So, the big question is how. I plan to create a platform through which I will collect, distill, and share the secrets of success from one generation to the next. What the young lack in experience, they more than make up for in time. My mission will be to catch kids early—around that magical age of 15—when their minds are still alive with imagination and possibilities. By igniting the pilot light of their curiosity before it gets too late, I hope to enable them to start earlier and go further than they could have by figuring it out on their own. I will keep listening to my podcasts and reading my books and living my Islam and then distributing the gems I find in a way that a high schooler can understand but from which anyone can benefit.
Ali Abdaal, a medical doctor turned digital entrepreneur, has an intoxicating video in which he explains in exacting detail how he makes $27K in passive income each week. The key to nearly all his ideas is that you need to build up an audience on the internet. He argues that this is easier to do than you might imagine. All you need is to put high quality material on the internet every week for two years. My daughter has shown me the way on this. She, at 13, has built a YouTube channel that has 3.5K subs and counting.
What I have done for the last 30 days, I plan to continue to do two days a week, putting out high quality essays and content every Monday and Thursday, the days that Muslims are encouraged to fast. This will help me build up a large mailing list, the backbone of all the businesses I most want to emulate. My goal is to inspire a tribe of high school superstars, to borrow a phrase from Cal Newport’s brilliant book. Of course, the upshot of this is that members of my audience will, inshAllah, become compelling college candidates.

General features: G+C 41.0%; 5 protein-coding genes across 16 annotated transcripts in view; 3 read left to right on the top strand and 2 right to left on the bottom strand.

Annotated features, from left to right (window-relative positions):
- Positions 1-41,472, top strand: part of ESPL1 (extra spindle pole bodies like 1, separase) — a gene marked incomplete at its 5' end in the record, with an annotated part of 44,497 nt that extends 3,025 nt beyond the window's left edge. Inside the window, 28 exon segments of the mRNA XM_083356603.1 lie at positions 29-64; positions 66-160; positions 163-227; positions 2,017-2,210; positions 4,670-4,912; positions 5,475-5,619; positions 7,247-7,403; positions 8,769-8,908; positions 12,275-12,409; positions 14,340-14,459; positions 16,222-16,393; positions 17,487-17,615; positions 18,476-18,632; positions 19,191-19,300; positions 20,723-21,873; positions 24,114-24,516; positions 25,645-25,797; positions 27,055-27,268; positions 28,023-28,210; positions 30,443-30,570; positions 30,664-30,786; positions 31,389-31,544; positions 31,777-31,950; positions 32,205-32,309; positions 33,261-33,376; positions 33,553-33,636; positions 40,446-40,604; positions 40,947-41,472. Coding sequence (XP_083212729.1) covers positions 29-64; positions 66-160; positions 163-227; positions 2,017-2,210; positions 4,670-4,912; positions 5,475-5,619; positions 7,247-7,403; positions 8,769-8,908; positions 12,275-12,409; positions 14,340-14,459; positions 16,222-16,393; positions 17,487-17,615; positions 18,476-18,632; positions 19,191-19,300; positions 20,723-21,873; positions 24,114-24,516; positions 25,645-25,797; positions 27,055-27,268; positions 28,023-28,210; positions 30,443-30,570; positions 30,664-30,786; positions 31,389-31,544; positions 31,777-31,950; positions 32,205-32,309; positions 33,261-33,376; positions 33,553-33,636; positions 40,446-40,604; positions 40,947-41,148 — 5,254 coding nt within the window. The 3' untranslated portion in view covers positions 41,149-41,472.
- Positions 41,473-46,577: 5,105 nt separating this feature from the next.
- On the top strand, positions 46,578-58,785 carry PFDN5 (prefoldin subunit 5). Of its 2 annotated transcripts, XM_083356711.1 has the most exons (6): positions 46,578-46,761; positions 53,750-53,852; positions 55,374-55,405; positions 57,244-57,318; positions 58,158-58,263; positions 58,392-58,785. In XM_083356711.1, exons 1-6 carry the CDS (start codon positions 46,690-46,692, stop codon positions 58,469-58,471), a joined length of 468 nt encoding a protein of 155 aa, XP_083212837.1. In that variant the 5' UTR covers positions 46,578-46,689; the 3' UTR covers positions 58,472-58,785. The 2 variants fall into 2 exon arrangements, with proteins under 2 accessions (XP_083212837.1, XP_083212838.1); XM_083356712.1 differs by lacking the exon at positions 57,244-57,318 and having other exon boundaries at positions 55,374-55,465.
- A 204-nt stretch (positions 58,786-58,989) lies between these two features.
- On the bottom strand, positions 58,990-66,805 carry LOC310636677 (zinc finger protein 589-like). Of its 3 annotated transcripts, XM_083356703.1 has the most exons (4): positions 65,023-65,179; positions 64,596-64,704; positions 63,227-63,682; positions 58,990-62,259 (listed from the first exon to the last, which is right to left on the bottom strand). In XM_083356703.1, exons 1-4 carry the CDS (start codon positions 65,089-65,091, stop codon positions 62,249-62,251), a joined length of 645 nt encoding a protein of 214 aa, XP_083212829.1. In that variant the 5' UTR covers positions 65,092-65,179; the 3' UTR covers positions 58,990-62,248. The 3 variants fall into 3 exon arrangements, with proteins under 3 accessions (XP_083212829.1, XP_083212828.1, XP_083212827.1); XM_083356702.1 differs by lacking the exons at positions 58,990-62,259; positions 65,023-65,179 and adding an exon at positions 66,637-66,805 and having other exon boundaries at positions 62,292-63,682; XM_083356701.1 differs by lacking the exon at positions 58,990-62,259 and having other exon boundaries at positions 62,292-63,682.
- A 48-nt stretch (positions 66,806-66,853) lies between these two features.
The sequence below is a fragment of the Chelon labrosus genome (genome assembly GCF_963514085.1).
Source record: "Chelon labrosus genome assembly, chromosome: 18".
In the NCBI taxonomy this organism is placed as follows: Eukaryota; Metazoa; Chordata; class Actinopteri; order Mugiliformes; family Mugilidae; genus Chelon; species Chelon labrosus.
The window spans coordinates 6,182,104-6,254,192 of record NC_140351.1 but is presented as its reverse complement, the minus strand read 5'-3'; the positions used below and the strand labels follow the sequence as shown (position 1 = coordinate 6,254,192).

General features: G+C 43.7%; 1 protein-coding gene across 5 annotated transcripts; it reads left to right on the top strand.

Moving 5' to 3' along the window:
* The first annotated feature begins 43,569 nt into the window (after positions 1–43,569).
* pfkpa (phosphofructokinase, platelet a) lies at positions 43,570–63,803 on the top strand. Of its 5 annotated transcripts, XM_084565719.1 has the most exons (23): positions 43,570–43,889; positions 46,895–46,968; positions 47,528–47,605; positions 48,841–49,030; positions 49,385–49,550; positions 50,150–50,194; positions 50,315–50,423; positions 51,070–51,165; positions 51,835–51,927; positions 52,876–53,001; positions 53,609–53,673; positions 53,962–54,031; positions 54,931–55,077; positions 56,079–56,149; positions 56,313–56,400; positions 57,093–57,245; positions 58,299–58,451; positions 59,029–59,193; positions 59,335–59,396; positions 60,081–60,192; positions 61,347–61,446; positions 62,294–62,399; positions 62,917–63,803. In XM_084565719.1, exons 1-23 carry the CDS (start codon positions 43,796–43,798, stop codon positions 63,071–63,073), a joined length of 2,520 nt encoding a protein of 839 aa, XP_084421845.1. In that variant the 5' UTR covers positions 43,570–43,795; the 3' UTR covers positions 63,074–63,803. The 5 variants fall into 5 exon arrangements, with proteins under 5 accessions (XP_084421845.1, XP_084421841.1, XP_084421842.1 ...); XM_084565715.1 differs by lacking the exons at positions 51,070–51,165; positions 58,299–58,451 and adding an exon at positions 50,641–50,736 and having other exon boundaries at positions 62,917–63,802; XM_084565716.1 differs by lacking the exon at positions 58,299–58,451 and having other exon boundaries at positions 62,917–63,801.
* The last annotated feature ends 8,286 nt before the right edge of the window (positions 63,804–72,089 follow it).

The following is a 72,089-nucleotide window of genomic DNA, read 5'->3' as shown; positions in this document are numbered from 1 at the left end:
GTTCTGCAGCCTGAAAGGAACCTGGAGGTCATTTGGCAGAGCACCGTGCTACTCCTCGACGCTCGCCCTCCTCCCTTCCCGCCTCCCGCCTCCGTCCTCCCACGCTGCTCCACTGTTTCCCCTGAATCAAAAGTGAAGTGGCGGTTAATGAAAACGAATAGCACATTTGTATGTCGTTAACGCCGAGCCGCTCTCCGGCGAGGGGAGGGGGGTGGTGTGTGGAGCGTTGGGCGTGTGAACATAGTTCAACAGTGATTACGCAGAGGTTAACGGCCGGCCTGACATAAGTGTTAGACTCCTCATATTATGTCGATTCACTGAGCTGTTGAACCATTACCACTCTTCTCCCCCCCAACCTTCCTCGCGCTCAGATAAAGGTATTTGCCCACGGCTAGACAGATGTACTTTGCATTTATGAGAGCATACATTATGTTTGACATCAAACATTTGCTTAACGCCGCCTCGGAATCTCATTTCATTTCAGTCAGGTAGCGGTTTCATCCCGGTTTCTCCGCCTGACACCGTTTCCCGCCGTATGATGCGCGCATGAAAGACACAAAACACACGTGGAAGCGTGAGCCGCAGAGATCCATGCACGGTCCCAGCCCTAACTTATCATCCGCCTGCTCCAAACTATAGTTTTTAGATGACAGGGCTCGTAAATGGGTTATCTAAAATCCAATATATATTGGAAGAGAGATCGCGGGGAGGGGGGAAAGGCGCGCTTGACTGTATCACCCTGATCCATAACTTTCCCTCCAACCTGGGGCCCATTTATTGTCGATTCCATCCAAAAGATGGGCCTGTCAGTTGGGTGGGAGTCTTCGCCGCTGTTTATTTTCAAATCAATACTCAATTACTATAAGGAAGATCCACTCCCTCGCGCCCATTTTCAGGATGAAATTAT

I do recognize that if all this goes right, I may earn significantly more than I do as a teacher at a small Islamic school. I plan to start a foundation to give most of this money away and help non-profits like mine, which have been doing God’s work in the trenches for years, build the infrastructure they deserve and earn the respect that they merit.
I know this is not really a “business plan,” but more a hazy set of values and ideas. I know all this requires significant refinement and expertise and capital and that I can’t do it alone. But I truly believe that Allah has been guiding me every step of the way. If I always focus on pleasing Him, then I can never fail, even if all these plans crumble to dust.
I often give my students the example that trying to find success by seeking the treasures of this world is like chasing your shadow. It always stays one step ahead of you. If you achieve one valley of gold, you desperately yearn for the next. The solution? Turn to the source of the light, the Noor of Allah, and your shadow will follow obediently along behind you.
When they zig, I zag, and I’ll teach you all to do the same.